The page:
This is the first in a three part series looking at how we manage Twitter as a support channel. In the parts 2 and 3, I’ll discuss some of the finer points of how we sort through hundreds of tweets each day to get people answers quickly.
Since the launch of the new Basecamp back in March, we’ve been encouraging the use of Twitter as a support channel. On our help form we encourage people with simple questions to use Twitter rather than sending an email, and we monitor mentions of 37signals throughout the day. We’ve always gotten support requests via Twitter and answered them, but it’s only this year that we’ve actively encouraged and focused on it.
Our Twitter presence has grown substantially: in October of this year, 37signals was mentioned an average of 443 times every weekday, roughly double what it was in October 2011. Not all of these need an immediate reply from our support team – many are people sharing links or things that they found interesting. The 60 or so replies we do send a day in response to immediate support requests represent a little less than 10% of our total support “interactions”.
One of the things I spend part of my time working on is how to improve the speed and quality of the responses that we provide to customers, and part of that involves providing advice on the best tools and processes for the support team to do their job. As far as Twitter goes, the biggest pain point is the actual tool used to monitor and send tweets.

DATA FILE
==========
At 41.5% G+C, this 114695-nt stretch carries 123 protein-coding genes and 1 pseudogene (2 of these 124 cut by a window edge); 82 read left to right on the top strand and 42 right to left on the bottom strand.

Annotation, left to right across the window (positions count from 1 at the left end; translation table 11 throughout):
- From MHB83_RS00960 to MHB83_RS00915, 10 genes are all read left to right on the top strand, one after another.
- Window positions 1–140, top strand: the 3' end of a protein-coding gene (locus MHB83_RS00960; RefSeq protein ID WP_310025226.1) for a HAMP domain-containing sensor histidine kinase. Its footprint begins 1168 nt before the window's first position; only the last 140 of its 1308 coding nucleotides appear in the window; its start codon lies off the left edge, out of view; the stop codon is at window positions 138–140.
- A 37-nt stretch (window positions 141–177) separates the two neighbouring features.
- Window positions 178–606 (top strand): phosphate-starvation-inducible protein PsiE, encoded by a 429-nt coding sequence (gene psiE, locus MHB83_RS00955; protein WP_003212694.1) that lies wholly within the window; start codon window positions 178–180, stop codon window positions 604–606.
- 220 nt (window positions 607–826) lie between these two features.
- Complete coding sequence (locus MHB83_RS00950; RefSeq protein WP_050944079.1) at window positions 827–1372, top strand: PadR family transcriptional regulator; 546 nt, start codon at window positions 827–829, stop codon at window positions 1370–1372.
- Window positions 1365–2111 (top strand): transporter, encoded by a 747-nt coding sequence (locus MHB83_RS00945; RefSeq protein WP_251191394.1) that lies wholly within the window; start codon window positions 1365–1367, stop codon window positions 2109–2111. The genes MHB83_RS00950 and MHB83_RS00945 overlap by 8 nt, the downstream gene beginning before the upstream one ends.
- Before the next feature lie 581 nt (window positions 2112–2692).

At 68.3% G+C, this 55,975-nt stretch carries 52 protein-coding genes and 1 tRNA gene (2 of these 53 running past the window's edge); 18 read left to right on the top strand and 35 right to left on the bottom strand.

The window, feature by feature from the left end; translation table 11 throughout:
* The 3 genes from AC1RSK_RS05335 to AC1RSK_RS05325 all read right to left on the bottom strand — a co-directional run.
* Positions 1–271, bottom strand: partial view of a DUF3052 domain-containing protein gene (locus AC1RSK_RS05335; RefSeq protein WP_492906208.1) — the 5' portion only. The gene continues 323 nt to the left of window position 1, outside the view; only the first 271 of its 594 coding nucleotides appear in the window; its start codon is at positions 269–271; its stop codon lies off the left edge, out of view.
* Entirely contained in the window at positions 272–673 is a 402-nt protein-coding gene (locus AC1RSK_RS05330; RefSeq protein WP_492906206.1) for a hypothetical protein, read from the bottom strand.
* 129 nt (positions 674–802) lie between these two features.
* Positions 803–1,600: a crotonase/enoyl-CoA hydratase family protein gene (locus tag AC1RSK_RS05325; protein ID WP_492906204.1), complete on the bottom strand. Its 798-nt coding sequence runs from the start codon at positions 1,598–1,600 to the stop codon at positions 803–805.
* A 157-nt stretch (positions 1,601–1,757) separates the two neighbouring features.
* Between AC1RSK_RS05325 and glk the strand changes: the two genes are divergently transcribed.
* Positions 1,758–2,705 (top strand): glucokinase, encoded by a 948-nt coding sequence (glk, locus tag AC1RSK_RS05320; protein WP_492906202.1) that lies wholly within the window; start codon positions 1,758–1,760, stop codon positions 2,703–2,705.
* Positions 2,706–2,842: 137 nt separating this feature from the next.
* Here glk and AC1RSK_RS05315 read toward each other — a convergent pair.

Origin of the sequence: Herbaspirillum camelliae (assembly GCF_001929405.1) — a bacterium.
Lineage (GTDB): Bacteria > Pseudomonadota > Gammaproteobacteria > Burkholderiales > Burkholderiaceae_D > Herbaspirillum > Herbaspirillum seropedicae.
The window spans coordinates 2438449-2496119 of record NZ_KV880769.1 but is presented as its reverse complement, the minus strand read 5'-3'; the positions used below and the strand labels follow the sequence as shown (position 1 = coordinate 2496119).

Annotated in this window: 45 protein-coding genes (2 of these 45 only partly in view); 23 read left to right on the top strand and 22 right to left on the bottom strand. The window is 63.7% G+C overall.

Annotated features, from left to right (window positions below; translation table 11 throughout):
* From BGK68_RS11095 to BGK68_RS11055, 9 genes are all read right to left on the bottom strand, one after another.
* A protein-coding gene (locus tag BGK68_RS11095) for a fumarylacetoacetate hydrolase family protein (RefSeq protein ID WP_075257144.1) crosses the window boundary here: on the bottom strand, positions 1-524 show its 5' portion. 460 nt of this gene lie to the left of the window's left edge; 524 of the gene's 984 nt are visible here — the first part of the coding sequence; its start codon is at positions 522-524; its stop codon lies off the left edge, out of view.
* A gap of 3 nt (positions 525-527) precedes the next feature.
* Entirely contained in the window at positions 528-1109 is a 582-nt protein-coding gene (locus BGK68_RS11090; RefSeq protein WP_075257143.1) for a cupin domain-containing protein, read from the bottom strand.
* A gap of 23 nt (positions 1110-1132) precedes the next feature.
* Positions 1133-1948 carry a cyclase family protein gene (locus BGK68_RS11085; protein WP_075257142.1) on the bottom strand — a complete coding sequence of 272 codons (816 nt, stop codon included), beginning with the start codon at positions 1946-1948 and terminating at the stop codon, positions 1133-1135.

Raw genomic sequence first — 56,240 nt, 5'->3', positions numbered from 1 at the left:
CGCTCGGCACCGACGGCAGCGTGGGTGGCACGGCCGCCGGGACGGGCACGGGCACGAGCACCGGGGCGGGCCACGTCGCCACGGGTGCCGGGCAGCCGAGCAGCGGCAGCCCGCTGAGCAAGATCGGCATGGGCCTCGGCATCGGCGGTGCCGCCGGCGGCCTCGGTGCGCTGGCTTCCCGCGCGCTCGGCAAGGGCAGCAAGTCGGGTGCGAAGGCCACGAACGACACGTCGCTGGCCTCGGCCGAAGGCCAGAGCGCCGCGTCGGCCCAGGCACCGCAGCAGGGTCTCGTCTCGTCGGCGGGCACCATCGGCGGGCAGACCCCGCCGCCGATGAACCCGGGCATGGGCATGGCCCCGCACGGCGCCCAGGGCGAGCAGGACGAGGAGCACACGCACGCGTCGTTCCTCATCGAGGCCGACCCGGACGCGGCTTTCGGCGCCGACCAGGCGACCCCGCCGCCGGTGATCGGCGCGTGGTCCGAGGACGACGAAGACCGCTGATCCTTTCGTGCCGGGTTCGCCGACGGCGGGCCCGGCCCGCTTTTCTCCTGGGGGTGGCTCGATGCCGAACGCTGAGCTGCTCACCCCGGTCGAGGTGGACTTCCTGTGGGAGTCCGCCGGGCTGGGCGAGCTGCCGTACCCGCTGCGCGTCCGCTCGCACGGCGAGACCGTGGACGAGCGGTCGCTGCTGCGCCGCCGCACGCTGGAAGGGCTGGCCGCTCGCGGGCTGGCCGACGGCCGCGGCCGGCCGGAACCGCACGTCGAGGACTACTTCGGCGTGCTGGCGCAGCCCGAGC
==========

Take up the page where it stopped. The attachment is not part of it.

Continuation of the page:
The search for a Twitter tool
Since we got serious about Twitter, we’ve mostly used the built in Twitter functionality that our support tool (Desk.com) provides. When I asked the team how it was working for them a couple months ago, the general reaction was tepid. The consensus was that while it gets the job done, it was rather slow to use, and the large number of retweets and links to SvN posts mixed in makes it hard to get people with urgent questions answers promptly. Most of the team was using it, but no one was happy about it.
What did we want in a tool?